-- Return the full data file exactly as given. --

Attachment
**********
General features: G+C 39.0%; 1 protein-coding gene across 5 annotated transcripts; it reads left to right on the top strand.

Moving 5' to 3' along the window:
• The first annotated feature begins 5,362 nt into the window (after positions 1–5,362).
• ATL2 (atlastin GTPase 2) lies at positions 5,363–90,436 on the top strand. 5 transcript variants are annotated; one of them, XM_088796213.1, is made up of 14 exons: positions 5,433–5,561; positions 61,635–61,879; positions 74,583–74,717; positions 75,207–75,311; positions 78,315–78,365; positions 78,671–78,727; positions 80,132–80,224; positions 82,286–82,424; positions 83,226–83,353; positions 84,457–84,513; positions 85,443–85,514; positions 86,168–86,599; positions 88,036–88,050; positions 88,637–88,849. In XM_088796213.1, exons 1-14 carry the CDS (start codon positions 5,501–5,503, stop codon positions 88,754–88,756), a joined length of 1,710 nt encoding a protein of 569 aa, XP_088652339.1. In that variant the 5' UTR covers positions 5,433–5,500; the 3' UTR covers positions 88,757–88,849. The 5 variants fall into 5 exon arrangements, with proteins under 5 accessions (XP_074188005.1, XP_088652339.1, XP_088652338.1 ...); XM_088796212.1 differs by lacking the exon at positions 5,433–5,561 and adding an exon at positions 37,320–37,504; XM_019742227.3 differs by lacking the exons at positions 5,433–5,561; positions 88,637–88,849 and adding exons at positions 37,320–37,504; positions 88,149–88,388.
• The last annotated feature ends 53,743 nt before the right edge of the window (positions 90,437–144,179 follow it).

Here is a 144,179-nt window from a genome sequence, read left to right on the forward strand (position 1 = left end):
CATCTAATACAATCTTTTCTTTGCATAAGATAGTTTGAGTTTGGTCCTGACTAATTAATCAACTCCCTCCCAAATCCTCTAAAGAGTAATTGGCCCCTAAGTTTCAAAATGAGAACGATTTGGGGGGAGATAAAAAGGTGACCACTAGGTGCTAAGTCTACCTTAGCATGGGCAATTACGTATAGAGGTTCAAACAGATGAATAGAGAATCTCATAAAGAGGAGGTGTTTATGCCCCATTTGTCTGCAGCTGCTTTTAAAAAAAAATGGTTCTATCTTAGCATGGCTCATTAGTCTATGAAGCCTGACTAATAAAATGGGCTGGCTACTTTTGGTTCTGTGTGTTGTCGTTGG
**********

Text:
General features: G+C 39.0%; 1 protein-coding gene across 5 annotated transcripts; it reads left to right on the top strand.

Moving 5' to 3' along the window:
• The first annotated feature begins 5,362 nt into the window (after positions 1–5,362).
• ATL2 (atlastin GTPase 2) lies at positions 5,363–90,436 on the top strand. 5 transcript variants are annotated; one of them, XM_088796213.1, is made up of 14 exons: positions 5,433–5,561; positions 61,635–61,879; positions 74,583–74,717; positions 75,207–75,311; positions 78,315–78,365; positions 78,671–78,727; positions 80,132–80,224; positions 82,286–82,424; positions 83,226–83,353; positions 84,457–84,513; positions 85,443–85,514; positions 86,168–86,599; positions 88,036–88,050; positions 88,637–88,849. In XM_088796213.1, exons 1-14 carry the CDS (start codon positions 5,501–5,503, stop codon positions 88,754–88,756), a joined length of 1,710 nt encoding a protein of 569 aa, XP_088652339.1. In that variant the 5' UTR covers positions 5,433–5,500; the 3' UTR covers positions 88,757–88,849. The 5 variants fall into 5 exon arrangements, with proteins under 5 accessions (XP_074188005.1, XP_088652339.1, XP_088652338.1 ...); XM_088796212.1 differs by lacking the exon at positions 5,433–5,561 and adding an exon at positions 37,320–37,504; XM_019742227.3 differs by lacking the exons at positions 5,433–5,561; positions 88,637–88,849 and adding exons at positions 37,320–37,504; positions 88,149–88,388.
• The last annotated feature ends 53,743 nt before the right edge of the window (positions 90,437–144,179 follow it).

Here is a 144,179-nt window from a genome sequence, read left to right on the forward strand (position 1 = left end):
CATCTAATACAATCTTTTCTTTGCATAAGATAGTTTGAGTTTGGTCCTGACTAATTAATCAACTCCCTCCCAAATCCTCTAAAGAGTAATTGGCCCCTAAGTTTCAAAATGAGAACGATTTGGGGGGAGATAAAAAGGTGACCACTAGGTGCTAAGTCTACCTTAGCATGGGCAATTACGTATAGAGGTTCAAACAGATGAATAGAGAATCTCATAAAGAGGAGGTGTTTATGCCCCATTTGTCTGCAGCTGCTTTTAAAAAAAAATGGTTCTATCTTAGCATGGCTCATTAGTCTATGAAGCCTGACTAATAAAATGGGCTGGCTACTTTTGGTTCTGTGTGTTGTCGTTGG